Relocation of Children

702 565-4335

McFarling Law Group routinely represents parents in initial and post-decree requests to relocate the minor child(ren) to another state. Whether you are seeking to relocate your minor child or defending against a relocation request, McFarling Law Group can help.

A parent cannot relocate his or her minor children out of Nevada without obtaining written permission from the other parent or by a court order.

The Legal Standard

In considering a relocation of a minor child, the court will consider the following:

 NRS 125C.006  Consent required from noncustodial parent to relocate child when primary physical custody established; petition for permission from court; attorney’s fees and costs.

      1.  If primary physical custody has been established pursuant to an order, judgment or decree of a court and the custodial parent intends to relocate his or her residence to a place outside of this State or to a place within this State that is at such a distance that would substantially impair the ability of the other parent to maintain a meaningful relationship with the child, and the custodial parent desires to take the child with him or her, the custodial parent shall, before relocating:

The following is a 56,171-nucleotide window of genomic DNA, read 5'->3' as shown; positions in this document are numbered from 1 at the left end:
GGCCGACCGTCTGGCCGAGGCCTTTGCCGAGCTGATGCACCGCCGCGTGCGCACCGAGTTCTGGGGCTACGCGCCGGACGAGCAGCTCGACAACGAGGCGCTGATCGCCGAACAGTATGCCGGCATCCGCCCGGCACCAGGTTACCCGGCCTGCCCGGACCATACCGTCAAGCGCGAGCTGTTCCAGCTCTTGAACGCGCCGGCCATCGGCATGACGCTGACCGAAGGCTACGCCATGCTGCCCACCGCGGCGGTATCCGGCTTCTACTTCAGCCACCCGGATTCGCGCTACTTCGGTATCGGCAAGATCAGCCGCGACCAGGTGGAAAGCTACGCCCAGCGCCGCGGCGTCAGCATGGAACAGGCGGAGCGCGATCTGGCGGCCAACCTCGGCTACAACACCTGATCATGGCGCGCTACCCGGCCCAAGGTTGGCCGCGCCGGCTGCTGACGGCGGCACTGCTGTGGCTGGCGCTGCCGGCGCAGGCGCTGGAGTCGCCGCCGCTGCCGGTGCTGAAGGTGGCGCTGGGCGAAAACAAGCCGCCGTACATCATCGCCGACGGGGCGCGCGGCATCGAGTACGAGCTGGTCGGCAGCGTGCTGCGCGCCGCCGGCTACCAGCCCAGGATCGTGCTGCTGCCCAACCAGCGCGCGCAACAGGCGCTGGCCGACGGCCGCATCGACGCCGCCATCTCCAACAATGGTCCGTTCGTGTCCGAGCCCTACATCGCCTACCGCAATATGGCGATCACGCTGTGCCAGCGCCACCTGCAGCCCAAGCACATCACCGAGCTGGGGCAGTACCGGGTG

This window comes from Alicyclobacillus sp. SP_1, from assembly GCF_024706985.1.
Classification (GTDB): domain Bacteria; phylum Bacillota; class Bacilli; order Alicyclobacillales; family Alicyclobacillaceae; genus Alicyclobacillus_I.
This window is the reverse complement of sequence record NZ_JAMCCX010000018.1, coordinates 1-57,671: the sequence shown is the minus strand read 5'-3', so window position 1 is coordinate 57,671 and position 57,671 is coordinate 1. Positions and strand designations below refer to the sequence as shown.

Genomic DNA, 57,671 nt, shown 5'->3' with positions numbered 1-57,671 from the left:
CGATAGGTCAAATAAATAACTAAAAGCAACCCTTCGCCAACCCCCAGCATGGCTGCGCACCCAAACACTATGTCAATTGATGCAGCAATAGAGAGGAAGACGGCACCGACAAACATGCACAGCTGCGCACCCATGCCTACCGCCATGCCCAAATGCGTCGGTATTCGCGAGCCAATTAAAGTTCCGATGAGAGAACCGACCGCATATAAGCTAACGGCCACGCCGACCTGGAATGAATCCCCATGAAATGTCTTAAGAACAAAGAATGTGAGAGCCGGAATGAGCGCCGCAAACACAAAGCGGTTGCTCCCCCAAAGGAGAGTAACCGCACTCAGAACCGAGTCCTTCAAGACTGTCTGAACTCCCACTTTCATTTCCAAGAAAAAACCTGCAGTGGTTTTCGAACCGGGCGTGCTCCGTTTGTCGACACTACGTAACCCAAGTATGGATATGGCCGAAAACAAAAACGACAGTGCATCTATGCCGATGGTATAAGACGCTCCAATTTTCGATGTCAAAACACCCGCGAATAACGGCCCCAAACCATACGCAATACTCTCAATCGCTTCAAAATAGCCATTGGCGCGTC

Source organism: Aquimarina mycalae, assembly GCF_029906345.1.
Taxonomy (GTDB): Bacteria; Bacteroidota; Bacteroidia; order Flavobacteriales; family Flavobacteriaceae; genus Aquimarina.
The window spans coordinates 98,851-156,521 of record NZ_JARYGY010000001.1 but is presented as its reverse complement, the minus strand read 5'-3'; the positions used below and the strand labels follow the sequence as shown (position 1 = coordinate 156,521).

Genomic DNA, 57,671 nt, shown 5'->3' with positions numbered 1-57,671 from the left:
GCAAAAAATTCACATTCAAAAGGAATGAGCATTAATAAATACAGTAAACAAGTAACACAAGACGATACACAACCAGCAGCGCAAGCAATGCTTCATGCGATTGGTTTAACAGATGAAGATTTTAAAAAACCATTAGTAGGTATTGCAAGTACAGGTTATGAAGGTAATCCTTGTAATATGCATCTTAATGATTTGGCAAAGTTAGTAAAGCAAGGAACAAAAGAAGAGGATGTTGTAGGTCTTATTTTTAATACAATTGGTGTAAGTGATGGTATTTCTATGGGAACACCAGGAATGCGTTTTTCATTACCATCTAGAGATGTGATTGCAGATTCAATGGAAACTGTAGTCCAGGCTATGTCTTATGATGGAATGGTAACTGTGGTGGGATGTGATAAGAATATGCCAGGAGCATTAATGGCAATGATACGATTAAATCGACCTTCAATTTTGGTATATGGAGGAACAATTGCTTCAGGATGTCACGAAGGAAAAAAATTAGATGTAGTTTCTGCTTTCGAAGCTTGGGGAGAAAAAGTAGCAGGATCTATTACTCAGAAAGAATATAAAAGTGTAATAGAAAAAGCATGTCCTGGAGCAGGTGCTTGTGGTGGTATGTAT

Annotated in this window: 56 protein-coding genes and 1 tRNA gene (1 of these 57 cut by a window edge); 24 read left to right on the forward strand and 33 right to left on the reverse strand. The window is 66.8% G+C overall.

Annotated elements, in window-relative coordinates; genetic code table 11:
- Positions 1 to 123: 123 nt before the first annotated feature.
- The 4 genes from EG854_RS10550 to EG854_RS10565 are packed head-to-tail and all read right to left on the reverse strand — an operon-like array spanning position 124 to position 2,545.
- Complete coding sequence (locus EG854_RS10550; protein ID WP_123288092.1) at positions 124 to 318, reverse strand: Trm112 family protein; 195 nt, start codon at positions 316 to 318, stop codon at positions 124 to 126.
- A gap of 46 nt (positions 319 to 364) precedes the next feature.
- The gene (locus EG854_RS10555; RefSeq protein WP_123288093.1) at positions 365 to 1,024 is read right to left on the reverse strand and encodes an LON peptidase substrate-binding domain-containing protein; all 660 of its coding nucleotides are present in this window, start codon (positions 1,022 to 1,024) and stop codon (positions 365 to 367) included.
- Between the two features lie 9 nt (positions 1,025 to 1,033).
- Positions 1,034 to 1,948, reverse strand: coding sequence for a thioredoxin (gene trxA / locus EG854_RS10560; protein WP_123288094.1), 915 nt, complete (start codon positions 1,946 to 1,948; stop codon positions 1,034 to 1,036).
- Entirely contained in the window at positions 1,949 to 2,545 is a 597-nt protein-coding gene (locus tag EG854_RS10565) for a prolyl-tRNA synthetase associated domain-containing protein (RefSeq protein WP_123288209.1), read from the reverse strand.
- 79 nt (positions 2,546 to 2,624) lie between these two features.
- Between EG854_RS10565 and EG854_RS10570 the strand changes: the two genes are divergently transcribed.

(a) Attempt to obtain the written consent of the noncustodial parent to relocate with the child; and

      (b) If the noncustodial parent refuses to give that consent, petition the court for permission to relocate with the child.

      2.  The court may award reasonable attorney’s fees and costs to the custodial parent if the court finds that the noncustodial parent refused to consent to the custodial parent’s relocation with the child:

      (a) Without having reasonable grounds for such refusal; or

      (b) For the purpose of harassing the custodial parent.

      3.  A parent who relocates with a child pursuant to this section without the written consent of the noncustodial parent or the permission of the court is subject to the provisions of NRS 200.359.